I shall say a word or two about the merits or demerits of the case. We have not three, but two options tonight. We can abolish hunting with dogs, which the majority of people want, or we can use one of the other two systems that keep it going. There is no difference between an unregulated system and a licensed system. The licensed system simply appears to give a little more credibility to what is barbaric and unacceptable.

We are not talking about people being against the culling of foxes. That is as old as mankind. We no longer have wolves and bears in this country, because they were a threat to man's food supply, and they were eliminated. I have no doubt that foxes will be kept down, whatever method is used.

People wax lyrical about what a wonderful thing the hunt is, but I cannot think of a worse way of destroying an animal. Only two other methods come to mind, and they are similar. One is to boil the fox alive, and the other is to burn it alive. Those are just about the only alternatives that are worse than hunting.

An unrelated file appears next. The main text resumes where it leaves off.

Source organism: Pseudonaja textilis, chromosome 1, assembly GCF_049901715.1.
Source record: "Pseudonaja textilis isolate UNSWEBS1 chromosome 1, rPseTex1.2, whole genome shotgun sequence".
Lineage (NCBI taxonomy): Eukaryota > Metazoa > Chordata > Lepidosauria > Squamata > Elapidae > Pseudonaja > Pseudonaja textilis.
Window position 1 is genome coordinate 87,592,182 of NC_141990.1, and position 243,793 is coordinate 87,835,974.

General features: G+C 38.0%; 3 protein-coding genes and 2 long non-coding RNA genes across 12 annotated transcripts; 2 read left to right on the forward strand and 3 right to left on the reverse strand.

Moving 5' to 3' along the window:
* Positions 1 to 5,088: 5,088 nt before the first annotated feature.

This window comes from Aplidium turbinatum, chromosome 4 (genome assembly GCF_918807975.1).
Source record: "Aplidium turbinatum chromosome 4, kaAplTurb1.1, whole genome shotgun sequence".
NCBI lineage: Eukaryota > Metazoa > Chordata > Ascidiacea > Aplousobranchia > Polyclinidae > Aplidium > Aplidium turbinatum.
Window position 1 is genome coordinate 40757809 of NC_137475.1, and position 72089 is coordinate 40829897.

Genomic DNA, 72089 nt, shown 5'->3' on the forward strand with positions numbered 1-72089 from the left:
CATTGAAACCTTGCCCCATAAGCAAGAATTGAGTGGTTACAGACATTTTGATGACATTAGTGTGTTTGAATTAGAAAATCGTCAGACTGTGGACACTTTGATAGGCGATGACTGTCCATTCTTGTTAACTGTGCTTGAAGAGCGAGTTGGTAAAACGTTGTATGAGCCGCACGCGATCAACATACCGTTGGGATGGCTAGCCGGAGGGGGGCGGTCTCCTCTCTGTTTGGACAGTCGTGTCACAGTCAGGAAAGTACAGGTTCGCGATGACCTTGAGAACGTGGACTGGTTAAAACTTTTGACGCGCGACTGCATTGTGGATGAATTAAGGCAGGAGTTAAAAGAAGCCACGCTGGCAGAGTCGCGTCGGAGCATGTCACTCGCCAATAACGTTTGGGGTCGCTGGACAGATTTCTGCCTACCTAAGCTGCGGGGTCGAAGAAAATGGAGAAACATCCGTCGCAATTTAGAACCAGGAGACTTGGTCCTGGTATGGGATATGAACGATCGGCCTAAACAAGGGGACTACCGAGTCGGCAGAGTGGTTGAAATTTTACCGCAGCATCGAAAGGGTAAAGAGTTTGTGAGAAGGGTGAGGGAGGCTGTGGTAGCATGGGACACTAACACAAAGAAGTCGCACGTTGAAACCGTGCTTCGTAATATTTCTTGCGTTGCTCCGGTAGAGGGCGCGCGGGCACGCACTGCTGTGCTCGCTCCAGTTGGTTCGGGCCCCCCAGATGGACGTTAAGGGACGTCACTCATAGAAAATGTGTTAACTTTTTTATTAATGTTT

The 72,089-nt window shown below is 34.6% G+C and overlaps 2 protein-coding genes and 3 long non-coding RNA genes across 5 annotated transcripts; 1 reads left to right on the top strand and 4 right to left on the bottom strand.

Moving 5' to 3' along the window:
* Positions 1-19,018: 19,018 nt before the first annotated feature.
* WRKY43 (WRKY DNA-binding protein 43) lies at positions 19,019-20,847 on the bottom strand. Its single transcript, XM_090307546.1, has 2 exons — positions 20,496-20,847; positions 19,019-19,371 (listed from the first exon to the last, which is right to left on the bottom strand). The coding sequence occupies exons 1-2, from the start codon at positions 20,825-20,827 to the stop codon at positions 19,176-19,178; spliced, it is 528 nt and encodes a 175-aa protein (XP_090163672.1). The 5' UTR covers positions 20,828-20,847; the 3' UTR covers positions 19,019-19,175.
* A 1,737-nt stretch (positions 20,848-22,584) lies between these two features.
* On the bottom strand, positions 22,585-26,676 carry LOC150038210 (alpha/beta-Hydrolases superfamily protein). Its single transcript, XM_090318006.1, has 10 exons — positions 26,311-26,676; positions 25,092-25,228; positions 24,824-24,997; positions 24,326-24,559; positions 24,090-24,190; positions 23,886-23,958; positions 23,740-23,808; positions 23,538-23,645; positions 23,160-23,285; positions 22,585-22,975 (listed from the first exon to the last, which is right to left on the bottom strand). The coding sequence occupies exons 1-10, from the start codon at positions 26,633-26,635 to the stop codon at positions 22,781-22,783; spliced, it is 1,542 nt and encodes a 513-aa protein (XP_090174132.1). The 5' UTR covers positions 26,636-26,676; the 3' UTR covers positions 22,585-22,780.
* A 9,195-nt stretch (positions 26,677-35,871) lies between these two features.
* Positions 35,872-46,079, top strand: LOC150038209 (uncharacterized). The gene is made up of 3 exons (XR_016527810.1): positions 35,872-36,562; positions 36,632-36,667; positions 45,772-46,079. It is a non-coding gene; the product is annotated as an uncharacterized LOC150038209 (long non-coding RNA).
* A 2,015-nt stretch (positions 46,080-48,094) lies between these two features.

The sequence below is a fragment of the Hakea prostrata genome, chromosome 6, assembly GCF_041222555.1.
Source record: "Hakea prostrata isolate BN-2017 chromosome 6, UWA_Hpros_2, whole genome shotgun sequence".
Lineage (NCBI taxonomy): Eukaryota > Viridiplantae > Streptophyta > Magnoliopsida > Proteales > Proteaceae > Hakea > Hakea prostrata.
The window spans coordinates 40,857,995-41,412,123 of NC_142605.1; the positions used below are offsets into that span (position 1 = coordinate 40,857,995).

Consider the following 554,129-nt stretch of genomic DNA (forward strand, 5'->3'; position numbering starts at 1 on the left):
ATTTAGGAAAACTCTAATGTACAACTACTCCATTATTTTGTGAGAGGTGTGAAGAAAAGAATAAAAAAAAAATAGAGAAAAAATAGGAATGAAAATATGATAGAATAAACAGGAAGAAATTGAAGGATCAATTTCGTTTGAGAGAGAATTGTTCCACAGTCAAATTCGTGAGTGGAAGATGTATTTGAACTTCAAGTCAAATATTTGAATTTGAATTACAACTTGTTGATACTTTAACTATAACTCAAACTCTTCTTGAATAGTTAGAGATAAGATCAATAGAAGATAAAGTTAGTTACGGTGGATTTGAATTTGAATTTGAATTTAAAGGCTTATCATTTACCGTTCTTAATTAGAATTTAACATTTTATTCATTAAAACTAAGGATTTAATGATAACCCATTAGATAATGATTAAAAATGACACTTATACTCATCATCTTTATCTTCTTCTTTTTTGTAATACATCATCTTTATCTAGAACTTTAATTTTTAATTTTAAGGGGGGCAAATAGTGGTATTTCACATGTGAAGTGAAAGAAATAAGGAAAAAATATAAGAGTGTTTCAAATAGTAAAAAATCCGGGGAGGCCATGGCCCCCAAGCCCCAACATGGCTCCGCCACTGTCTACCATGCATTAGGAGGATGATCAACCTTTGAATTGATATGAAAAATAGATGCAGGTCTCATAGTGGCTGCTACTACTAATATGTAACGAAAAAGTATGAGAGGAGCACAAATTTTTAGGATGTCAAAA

A small vociferous minority have been able to hold sway for far too long. The vast majority do not want hunting to go on; they want something done about it. It is all right talking about tolerance. Like everyone else, I accept that it is wrong for minorities to be persecuted, but we are not speaking of persecuting minorities. The minority will not be affected in any way, other than losing a certain type of enjoyment.

My hon. Friend the Member for City of Durham (Mr. Steinberg) made it clear that there was a simple alternative. If people want to go on enjoying the pageantry, the uniforms and all the rest of the rigmarole, they can use a drag hunt. It is quite satisfactory. That is the real compromise, not licensing.